Sparrowhawks are one of our smallest birds of prey, the male being somewhere between a blackbird and a collared dove in size. The female is larger, up to the size of a pigeon. Sparrowhawks are excellent bird-hunters, catching small species
Teal are winter visitors to the UK where they live on freshwater lakes and the surrounding wet grassland, feeding on insects and plants.
Wigeon are winter visitos to the UK, arriving in large flocks to feed on wet grassland.
The mallard is a very common species and can be seen all year round, usually near water where it likes to feed on aquatic plants and insects.
A fairly common dabbling duck the Gadwall is only a little smaller than a Mallard. It nests in small numbers in the UK, on freshwater lakes with a lot of vegetation, but can be seen in larger numbers in winter
Greylag geese are a common species that can be seen all year round. They like to live near fresh water but can often be found grazing on short grass. They can migrate long distances and make a loud honking noise.
Herons are a very common species and can be seen all year round near to fresh water. They hunt fish and amphibians at the water’s edge and often stand stock still waiting for their prey to swim past.
Canada geese are a very common species and can be seen all year round near to fresh water. They feed mainly on aquatic plants and grass and will often fly in a ‘V’ shaped formation.
Greenfinches are mainly found in areas of scrub and woodland and feed mainly on seeds. They can be seen all year round but their numbers have declined in recent years due to a disease.
Our largest and most common pigeon, the woodpigeon is a familiar bird of gardens, parks, woodlands and farmlands right across the country. Its husky ‘hoo-hroo’ call is a well-known sound of the country. Woodpigeons feed on seeds, leaves, grains, fruit,
Cuckoos are migrant birds that usually arrive in April and leave in August. They lay their eggs in the nests of other birds, such as reed warblers, who raise the cuckoo chick as their own. The distinctive call of the
The hobby is Britain’s only migratory falcon and it arrives in April to breed in the disused nests of crows. It is an excellent flier and hunts dragonflies and other birds, such as swallows on the wing. It can be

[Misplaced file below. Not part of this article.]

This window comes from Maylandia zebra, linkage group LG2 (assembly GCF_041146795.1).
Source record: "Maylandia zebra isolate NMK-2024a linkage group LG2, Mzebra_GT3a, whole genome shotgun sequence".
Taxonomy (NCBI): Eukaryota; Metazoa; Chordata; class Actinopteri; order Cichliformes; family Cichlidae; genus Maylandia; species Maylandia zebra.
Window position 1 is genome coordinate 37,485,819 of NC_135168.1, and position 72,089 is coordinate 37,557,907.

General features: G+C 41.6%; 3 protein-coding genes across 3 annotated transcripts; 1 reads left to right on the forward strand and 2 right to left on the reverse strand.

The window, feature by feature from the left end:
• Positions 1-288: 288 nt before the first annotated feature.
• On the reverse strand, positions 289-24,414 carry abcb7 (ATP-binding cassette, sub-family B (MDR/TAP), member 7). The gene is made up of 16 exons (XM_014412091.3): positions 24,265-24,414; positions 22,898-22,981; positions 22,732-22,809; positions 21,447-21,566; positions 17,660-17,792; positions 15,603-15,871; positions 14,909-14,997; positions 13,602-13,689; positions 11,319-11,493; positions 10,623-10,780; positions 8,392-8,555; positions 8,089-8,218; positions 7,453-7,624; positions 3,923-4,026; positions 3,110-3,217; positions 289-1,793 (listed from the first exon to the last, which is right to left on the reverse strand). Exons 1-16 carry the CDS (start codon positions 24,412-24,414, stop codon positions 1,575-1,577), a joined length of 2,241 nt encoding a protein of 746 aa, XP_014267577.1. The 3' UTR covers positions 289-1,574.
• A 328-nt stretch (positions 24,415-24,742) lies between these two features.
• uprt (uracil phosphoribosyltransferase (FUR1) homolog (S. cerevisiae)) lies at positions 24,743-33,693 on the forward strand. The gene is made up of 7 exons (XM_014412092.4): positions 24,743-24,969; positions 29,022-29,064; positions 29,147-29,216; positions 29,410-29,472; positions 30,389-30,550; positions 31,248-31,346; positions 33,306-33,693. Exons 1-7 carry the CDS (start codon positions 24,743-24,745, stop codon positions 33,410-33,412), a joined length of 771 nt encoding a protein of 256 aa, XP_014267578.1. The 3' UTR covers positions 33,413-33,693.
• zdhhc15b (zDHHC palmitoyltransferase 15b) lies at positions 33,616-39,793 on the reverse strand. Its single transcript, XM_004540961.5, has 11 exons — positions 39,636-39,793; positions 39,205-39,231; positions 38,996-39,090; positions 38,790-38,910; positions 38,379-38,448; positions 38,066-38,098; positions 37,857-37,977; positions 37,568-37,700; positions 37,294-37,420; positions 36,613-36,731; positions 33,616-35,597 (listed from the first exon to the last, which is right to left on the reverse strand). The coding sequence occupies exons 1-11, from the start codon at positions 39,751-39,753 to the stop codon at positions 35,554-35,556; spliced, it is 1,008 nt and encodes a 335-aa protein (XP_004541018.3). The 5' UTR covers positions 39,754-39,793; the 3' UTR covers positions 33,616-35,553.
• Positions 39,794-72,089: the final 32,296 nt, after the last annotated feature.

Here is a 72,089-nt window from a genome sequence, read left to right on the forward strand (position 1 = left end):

The common sandpiper is a smallish wading bird which breeds along fast-moving rivers and near lakes, lochs and reservoirs in Scotland, Wales, Northern Ireland and the north of England. Wintering birds may be spotted along the south coast but passage
The male Goldeneye is a handsome diving duck. Apart from a small breeding population in the highlands of Scotland, most Goldeneye only spend the winter in this country, particularly on larger lakes and reservoirs. Goldeneye never really gather in large
The lesser black-backed gull can be found on farmland, wetlands and around the coast. It is a large, elegant gull just a little smaller than herring gull. The world’s population of this gull can be found entirely in Europe; in
Red kites are scavengers that can be seen all year round, often feeding on road kill. They were hunted almost to extinction in the 19th century but have recently been successfully reintroduced to Northamptonshire and are now a common sight
Dunnocks are a very common bird but their dull colours and secretive behaviour means that they often go unnoticed. They live in a variety of habitats including woodland and scrub and feed mainly on insects, berries and seeds.
The Bullfinch is a large, plump finch which feeds on buds and fruit in woodlands, hedgerows, parklands, gardens and orchards. Beautiful, easy to tame and skilful at mimicry, it was often taken as a cage-bird in times past. Shy and
A small relative of the moorhen and coot and about the same size as a redshank, water rails live in reedbeds and freshwater wetlands where they feed on invertebrates and small fish. Secretive and rarely seen they are more often
Common terns are summer visitors that can usually be seen swooping over lakes whilst hunting for fish.
Blackcaps are a common warbler that like to live in scrubby areas where they feed mainly on insects and berries. They are mainly summer visitors but are occasionally seen in the winter. Only the male has a black cap.
The Garden Warbler is a medium-sized warbler of woodland and tall scrub, habitats it shares with the Blackcap. Garden Warblers are summer visitors, arriving in April and leaving in July, although Continental birds can be seen on migration around the
Whitethroats are a summer visitor that live mainly in scrub and bramble, feeding on insects and fruit.
Collared doves are small, common pigeons found in farmland, woodland, parks and gardens across the country. Since breeding in the UK was first recorded in the 1950s numbers have increased and the collared dove is now one of the top
The goosander is a large duck of rivers and lakes in forested areas. It eats fish and nests in holes in trees.
A common and familiar bird, the pied wagtail is often seen in towns and cities, dashing across lawns, roads and car parks while wagging its long tail up and down. Pied wagtails eat insects but will feed on seeds and